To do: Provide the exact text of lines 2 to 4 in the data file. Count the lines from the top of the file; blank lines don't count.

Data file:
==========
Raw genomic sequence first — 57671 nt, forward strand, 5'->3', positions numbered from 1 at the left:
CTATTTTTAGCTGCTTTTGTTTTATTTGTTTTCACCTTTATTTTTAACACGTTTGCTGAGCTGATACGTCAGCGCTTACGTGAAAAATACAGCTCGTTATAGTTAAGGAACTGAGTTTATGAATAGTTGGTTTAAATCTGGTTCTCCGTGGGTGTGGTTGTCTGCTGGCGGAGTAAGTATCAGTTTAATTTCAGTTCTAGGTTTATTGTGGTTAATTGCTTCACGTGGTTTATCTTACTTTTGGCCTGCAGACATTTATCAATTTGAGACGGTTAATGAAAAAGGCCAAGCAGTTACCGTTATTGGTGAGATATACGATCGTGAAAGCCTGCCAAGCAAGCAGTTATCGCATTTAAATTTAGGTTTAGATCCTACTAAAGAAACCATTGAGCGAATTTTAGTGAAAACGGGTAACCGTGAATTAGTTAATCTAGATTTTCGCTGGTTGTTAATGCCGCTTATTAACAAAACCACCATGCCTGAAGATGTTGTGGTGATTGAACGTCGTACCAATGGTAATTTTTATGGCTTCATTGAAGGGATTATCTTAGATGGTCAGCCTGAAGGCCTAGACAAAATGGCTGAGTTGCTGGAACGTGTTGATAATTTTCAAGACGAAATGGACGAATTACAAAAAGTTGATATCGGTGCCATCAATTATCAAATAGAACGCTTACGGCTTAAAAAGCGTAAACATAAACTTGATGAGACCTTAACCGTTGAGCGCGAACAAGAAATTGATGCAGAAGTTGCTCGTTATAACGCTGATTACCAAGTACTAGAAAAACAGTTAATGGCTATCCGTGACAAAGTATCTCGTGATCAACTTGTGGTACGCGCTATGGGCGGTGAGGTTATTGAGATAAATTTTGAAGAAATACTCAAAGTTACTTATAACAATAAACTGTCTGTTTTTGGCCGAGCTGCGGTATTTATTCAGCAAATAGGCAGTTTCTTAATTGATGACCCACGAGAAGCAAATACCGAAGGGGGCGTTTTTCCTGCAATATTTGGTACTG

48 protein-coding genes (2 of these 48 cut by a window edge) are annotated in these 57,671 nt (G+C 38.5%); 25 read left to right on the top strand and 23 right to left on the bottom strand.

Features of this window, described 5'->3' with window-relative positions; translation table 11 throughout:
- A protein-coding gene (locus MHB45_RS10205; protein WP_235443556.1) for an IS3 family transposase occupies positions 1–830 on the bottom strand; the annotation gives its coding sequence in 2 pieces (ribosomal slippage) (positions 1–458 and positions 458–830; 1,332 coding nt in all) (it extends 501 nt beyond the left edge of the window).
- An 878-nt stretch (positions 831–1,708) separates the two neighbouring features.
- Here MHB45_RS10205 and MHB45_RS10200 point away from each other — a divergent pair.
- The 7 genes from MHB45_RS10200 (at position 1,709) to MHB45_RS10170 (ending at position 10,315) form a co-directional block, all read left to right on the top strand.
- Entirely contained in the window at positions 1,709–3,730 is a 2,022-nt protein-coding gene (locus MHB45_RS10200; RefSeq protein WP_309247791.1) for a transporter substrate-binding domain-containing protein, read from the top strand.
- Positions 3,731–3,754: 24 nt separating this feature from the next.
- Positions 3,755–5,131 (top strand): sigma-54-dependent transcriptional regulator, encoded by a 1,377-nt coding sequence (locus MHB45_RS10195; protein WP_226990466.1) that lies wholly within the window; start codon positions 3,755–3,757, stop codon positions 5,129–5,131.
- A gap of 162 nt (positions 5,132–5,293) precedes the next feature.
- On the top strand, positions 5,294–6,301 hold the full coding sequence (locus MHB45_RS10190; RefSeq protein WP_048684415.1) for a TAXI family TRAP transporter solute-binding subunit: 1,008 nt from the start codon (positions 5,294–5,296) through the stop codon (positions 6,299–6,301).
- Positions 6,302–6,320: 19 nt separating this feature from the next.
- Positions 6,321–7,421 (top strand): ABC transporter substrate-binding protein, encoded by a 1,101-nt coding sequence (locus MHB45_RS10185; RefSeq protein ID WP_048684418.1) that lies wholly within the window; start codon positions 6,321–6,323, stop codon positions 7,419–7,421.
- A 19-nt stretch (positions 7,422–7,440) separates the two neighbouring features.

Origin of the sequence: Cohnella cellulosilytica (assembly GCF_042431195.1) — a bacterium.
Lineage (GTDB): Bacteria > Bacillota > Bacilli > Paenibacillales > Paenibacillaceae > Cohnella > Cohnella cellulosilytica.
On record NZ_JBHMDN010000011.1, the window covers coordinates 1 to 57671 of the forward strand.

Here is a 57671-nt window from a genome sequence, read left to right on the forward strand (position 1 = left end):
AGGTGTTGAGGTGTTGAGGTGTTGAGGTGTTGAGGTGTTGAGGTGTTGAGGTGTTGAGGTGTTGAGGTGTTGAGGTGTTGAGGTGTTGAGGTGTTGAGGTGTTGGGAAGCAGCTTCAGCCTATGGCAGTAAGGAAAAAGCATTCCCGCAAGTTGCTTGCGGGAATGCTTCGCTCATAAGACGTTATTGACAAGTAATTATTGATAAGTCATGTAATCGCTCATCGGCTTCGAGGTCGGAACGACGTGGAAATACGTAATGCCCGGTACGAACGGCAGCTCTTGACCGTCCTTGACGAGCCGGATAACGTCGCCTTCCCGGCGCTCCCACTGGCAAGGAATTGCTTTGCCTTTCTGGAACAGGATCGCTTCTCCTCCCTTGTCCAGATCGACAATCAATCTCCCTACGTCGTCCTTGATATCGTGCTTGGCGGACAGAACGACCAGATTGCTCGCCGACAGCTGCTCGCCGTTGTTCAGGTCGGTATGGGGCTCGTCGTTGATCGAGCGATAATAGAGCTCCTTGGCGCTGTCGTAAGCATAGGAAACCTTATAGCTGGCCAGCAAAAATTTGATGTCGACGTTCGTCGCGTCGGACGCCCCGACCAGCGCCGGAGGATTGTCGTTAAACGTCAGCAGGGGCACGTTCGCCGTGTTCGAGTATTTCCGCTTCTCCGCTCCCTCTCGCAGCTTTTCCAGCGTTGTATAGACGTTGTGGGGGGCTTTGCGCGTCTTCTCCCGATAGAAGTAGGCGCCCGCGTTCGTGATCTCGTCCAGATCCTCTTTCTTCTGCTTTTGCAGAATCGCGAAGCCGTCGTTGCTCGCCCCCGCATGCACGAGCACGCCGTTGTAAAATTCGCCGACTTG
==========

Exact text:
CTATTTTTAGCTGCTTTTGTTTTATTTGTTTTCACCTTTATTTTTAACACGTTTGCTGAGCTGATACGTCAGCGCTTACGTGAAAAATACAGCTCGTTATAGTTAAGGAACTGAGTTTATGAATAGTTGGTTTAAATCTGGTTCTCCGTGGGTGTGGTTGTCTGCTGGCGGAGTAAGTATCAGTTTAATTTCAGTTCTAGGTTTATTGTGGTTAATTGCTTCACGTGGTTTATCTTACTTTTGGCCTGCAGACATTTATCAATTTGAGACGGTTAATGAAAAAGGCCAAGCAGTTACCGTTATTGGTGAGATATACGATCGTGAAAGCCTGCCAAGCAAGCAGTTATCGCATTTAAATTTAGGTTTAGATCCTACTAAAGAAACCATTGAGCGAATTTTAGTGAAAACGGGTAACCGTGAATTAGTTAATCTAGATTTTCGCTGGTTGTTAATGCCGCTTATTAACAAAACCACCATGCCTGAAGATGTTGTGGTGATTGAACGTCGTACCAATGGTAATTTTTATGGCTTCATTGAAGGGATTATCTTAGATGGTCAGCCTGAAGGCCTAGACAAAATGGCTGAGTTGCTGGAACGTGTTGATAATTTTCAAGACGAAATGGACGAATTACAAAAAGTTGATATCGGTGCCATCAATTATCAAATAGAACGCTTACGGCTTAAAAAGCGTAAACATAAACTTGATGAGACCTTAACCGTTGAGCGCGAACAAGAAATTGATGCAGAAGTTGCTCGTTATAACGCTGATTACCAAGTACTAGAAAAACAGTTAATGGCTATCCGTGACAAAGTATCTCGTGATCAACTTGTGGTACGCGCTATGGGCGGTGAGGTTATTGAGATAAATTTTGAAGAAATACTCAAAGTTACTTATAACAATAAACTGTCTGTTTTTGGCCGAGCTGCGGTATTTATTCAGCAAATAGGCAGTTTCTTAATTGATGACCCACGAGAAGCAAATACCGAAGGGGGCGTTTTTCCTGCAATATTTGGTACTG

48 protein-coding genes (2 of these 48 cut by a window edge) are annotated in these 57,671 nt (G+C 38.5%); 25 read left to right on the top strand and 23 right to left on the bottom strand.

Features of this window, described 5'->3' with window-relative positions; translation table 11 throughout: